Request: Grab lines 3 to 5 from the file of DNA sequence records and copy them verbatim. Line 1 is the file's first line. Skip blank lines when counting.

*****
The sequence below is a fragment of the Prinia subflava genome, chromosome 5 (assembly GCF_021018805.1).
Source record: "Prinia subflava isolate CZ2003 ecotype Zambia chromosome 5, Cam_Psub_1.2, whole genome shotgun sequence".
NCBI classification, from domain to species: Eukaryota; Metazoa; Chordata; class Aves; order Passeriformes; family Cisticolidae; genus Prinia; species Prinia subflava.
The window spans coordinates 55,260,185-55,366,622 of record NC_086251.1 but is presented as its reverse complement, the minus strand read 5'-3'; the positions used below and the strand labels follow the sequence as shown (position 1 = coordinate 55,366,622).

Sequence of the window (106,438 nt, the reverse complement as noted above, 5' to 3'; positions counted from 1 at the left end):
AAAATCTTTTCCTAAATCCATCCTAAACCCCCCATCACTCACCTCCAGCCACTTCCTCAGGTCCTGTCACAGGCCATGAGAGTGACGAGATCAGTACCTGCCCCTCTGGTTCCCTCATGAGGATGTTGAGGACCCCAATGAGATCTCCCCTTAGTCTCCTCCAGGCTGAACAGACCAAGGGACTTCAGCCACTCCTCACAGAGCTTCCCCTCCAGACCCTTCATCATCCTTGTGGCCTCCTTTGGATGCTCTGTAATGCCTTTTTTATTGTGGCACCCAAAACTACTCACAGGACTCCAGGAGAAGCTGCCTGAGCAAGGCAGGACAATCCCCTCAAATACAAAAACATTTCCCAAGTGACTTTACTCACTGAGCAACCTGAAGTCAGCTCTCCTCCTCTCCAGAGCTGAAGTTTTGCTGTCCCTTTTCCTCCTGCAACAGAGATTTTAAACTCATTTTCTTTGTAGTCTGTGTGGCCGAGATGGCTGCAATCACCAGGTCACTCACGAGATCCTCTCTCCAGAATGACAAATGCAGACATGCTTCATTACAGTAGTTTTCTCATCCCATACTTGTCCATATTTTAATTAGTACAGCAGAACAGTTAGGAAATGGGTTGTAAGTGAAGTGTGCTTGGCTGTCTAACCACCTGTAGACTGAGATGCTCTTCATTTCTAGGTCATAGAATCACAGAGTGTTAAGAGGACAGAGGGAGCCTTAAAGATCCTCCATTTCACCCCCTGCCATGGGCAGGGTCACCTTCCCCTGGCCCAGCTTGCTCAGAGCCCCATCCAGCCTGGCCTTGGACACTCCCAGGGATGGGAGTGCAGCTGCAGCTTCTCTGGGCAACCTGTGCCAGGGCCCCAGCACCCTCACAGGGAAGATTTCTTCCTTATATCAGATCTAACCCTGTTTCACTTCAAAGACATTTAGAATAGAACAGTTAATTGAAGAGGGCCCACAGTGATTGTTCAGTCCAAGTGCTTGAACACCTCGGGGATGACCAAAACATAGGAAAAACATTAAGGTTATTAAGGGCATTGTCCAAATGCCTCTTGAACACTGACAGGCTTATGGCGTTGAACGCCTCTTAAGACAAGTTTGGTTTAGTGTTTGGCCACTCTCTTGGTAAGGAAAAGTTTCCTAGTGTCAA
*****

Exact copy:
NCBI classification, from domain to species: Eukaryota; Metazoa; Chordata; class Aves; order Passeriformes; family Cisticolidae; genus Prinia; species Prinia subflava.
The window spans coordinates 55,260,185-55,366,622 of record NC_086251.1 but is presented as its reverse complement, the minus strand read 5'-3'; the positions used below and the strand labels follow the sequence as shown (position 1 = coordinate 55,366,622).

Sequence of the window (106,438 nt, the reverse complement as noted above, 5' to 3'; positions counted from 1 at the left end):